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Lawyer says Feds failing on hedge fund fraud

A former government attorney told Congress on Wednesday that he was fired for investigating a hedge fund too aggressively and said law enforcement is failing in its duty to protect investors in the growing hedge fund industry.
/ Source: The Associated Press

A former government attorney told Congress on Wednesday that he was fired last summer after he tried to subpoena a prominent Wall Street executive to testify in an insider-trading investigation of a major hedge fund.

Attorney Gary Aguirre, who led the Securities and Exchange Commission’s investigation into Pequot Capital Management Inc., said he was told by his supervisors that it would be difficult to obtain the subpoenas because the executive had “very powerful political connections.”

The SEC was investigating in the spring of 2005 whether the hedge fund had received a tip in 2001 from an individual about an upcoming merger.

“By mid-June, growing evidence pointed to one person: the former CEO of a large investment bank,” Aguirre said in written testimony to the Senate Judiciary Committee.

Under questioning by committee members, he identified the executive as John Mack, who is the chairman and chief executive of investment house Morgan Stanley Inc.

Morgan Stanley, one of the largest U.S. securities firms, said Aguirre had provided no evidence to support his allegation against Mack. “No one has provided any evidence that Mr. Mack has engaged in any wrongdoing and Mr. Aguirre provided none today,” firm spokeswoman Jeanmarie McFadden said from New York.

Mack is an influential Wall Street figure and a major fundraiser for President Bush’s campaigns. At the time in question, he was the former chief executive of Credit Suisse First Boston.

The committee is looking into problems involving the growing hedge fund industry, which commands trillions of dollars in assets and is believed to account for as much as 20 percent of all U.S. stock trading.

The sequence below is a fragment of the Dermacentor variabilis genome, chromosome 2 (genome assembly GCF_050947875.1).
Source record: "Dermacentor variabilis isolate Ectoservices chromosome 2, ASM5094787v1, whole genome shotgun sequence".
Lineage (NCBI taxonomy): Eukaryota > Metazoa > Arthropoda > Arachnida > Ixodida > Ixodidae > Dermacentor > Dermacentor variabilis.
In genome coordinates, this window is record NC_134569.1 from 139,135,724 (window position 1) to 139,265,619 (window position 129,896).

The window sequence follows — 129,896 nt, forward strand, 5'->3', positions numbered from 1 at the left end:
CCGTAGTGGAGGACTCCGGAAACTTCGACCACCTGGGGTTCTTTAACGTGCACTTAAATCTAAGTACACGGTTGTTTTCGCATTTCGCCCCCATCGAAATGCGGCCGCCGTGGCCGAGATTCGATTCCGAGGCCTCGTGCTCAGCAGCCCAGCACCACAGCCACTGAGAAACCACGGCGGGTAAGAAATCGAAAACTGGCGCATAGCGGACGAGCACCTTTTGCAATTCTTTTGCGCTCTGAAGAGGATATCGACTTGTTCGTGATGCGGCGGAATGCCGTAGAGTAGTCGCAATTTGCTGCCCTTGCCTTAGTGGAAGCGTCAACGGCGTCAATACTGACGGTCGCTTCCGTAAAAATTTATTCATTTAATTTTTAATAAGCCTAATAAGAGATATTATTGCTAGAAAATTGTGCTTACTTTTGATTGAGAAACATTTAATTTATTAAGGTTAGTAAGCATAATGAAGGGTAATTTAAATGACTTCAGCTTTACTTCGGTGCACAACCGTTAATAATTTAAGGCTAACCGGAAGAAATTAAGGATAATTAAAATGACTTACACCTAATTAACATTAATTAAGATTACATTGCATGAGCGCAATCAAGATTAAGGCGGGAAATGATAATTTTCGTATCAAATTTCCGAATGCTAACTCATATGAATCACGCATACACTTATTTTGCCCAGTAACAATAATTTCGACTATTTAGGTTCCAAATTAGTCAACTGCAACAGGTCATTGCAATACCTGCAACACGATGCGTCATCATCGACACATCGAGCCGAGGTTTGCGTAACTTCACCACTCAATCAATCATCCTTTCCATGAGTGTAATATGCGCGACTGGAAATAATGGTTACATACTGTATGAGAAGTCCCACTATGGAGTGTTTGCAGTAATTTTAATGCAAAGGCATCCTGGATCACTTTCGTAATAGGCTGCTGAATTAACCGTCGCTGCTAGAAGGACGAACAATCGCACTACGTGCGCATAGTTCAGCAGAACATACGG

In his written testimony, Aguirre said the person he called “the suspected tipper” likely knew in advance about a merger offer, likely spoke with Pequot’s CEO just before he began to trade, “and had other personal and financial motives for tipping the hedge fund’s CEO.”

The attorney’s allegation “raises questions about the propriety of what the SEC has done,” said Sen. Arlen Specter, R-Pa., chairman of the judiciary panel.

Aguirre also said the SEC had told him he would risk violating the law by testifying on the matter because details of a pending investigation could be made public.

More broadly, he said, the SEC and the Justice Department are failing in their duty to protect investors in the growing hedge fund industry and haven’t adequately prosecuted fraud and manipulation.

“Fixing the SEC so it can protect investors and capital markets from hedge fund abuse will not be an easy task,” Aguirre said in his written testimony. “Powerful interests want the SEC to stay just the way it is or, better yet, to become even weaker.”

SEC officials deny Aguirre’s allegation of political influence, and they say it is against their policy to discuss personnel matters. Without confirming or denying that an investigation of Pequot exists, SEC spokesman John Nester said Wednesday: “Protecting investors is our top priority. Any suggestion that preferential treatment was sought or given during the course of an investigation is completely without merit.”

Attorney General Richard Blumenthal of Connecticut urged the senators to regulate hedge funds, the high-risk investment pools that traditionally served the very wealthy but are increasingly luring ordinary investors.

A federal appeals court decision Friday overturning the SEC’s new regulation of hedge funds has left them in “a regulatory black hole,” Blumenthal testified at Wednesday’s hearing.

“Federal action is profoundly preferable ... but the states must fill the void if Congress fails to act,” he said.

At the same time, SEC regulators have seen an upswing in fraud among hedge funds, and the agency has been bringing more enforcement cases against them — charging fund managers with defrauding investors of a total exceeding $1 billion in the last five years.

In addition to Aguirre’s allegations, the Judiciary Committee also is examining the case of Demetrios Anifantis, a former employee of a research firm, who has accused the firm of colluding with its hedge fund clients to issue biased research reports on companies. Anifantis was fired from his job at Camelback Research Alliance, which now is called Gradient Analytics Inc.

Mack, the Morgan Stanley chief, is a longtime investor in Pequot and a friend of its founder. He served briefly last year as the hedge fund’s chairman.

No charges have been brought against Pequot, a hedge fund with some $6.5 billion in assets that is overseen by Arthur Samberg, a well-known money manager and philanthropist. Pequot has denied that there was any improper activity by the fund. The SEC investigation of the fund and Aguirre’s accusations were first reported Friday by The New York Times.